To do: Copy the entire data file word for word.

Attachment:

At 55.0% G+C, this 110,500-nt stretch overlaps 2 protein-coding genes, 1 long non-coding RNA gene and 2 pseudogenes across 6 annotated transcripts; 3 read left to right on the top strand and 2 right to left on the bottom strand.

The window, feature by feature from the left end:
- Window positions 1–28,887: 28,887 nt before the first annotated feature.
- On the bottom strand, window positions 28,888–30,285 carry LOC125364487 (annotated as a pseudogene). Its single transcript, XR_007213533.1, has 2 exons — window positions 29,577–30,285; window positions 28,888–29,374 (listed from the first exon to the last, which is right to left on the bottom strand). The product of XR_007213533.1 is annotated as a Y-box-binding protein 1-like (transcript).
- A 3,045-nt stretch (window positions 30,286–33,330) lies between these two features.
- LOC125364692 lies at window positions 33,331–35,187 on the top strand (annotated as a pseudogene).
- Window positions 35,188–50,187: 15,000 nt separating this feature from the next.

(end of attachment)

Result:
At 55.0% G+C, this 110,500-nt stretch overlaps 2 protein-coding genes, 1 long non-coding RNA gene and 2 pseudogenes across 6 annotated transcripts; 3 read left to right on the top strand and 2 right to left on the bottom strand.

The window, feature by feature from the left end:
- Window positions 1–28,887: 28,887 nt before the first annotated feature.
- On the bottom strand, window positions 28,888–30,285 carry LOC125364487 (annotated as a pseudogene). Its single transcript, XR_007213533.1, has 2 exons — window positions 29,577–30,285; window positions 28,888–29,374 (listed from the first exon to the last, which is right to left on the bottom strand). The product of XR_007213533.1 is annotated as a Y-box-binding protein 1-like (transcript).
- A 3,045-nt stretch (window positions 30,286–33,330) lies between these two features.
- LOC125364692 lies at window positions 33,331–35,187 on the top strand (annotated as a pseudogene).
- Window positions 35,188–50,187: 15,000 nt separating this feature from the next.